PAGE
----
ACCRINGTON Stanley boss John Coleman insists getting results is much more important than playing well.

Coleman likes his side to play football which is easy on the eye, but would rather play bad and win than play well and lose.

The Reds manager believes he is sometimes too honest and that it's 'better to be bland than in trouble'.

"Anyone who says style of play is better than the result is a fool. It’s all about results. It’s not an aesthetic game is it, the currency in football is points," said Coleman.

"It’s great to play well and win, but every day I’d play bad and win rather than play well and lose.

"What you can’t do is become obsessed with the way you play, become obsessed with your style because if you try and play your way our of areas when the safest option is to clear your lines and then wait for an opportunity to play out.

"Players have to understand that. Footballers aren’t the brightest in the bunch are they and one of the things that they can do is take everything you say literally.

"We say, ‘listen you’ve got to turn them for the first five minutes’ and they literally turn them, every time they get the ball ‘boom’."

Coleman highlighted how his players need to be able adapt to how a game is going.

"You can’t do that, you’ve got to be able to adapt to the way the game’s going," he said.

"You’ve got to have a fundamental ethos of how you’re going to play the game, and how we play is by passing the ball.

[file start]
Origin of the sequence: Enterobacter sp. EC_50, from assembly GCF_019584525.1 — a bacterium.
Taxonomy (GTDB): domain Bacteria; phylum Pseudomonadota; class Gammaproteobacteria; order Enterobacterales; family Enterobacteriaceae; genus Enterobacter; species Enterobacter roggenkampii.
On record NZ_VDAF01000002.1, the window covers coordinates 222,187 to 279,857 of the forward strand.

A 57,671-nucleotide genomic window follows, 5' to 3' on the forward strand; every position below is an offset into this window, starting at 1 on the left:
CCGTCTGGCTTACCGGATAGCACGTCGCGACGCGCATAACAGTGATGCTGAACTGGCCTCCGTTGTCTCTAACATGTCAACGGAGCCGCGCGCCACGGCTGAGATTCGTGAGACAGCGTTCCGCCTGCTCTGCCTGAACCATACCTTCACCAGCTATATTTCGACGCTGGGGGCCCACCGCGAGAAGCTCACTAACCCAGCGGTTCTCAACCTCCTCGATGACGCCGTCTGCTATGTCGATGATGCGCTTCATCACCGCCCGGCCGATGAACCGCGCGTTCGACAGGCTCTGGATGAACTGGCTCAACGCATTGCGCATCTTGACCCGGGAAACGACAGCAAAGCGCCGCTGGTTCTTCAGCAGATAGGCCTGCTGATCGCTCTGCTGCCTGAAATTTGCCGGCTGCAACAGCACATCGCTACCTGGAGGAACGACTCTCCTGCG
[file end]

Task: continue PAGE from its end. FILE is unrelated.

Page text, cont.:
"We pass through the line, we’re full of energy and we try to make chances and take chances.

"We don’t believe that our game is based around kicking it long and picking up second balls from throw ins and corners.

"Other teams do and I’m not knocking that because it’s successful for other teams.

"I’ll never be obsessed with the way we play at the detriment of the club’s results and the club’s future."

Coleman admitted he can be over passionate in the heat of the moment and has found himself in trouble for this.

"Speaking to Andy Holt as well, he’s a passionate man as well and we both tell the truth," he said.

"When your emotions are still very high at the end of a game, maybe you should not say what you feel and say what you should say. It’s better to be bland than in trouble.

"I think I’ve always been self-aware and sometimes you want to to make a statement – you want to stand up and be counted.

"Is it worth the consequences? I don’t know. Choose the battles that you can win. I’ve got a duty to try and inspire my players.

"How you go about that can rub people up the wrong way. Certainly, I think I’m the master at rubbing up opposition fans."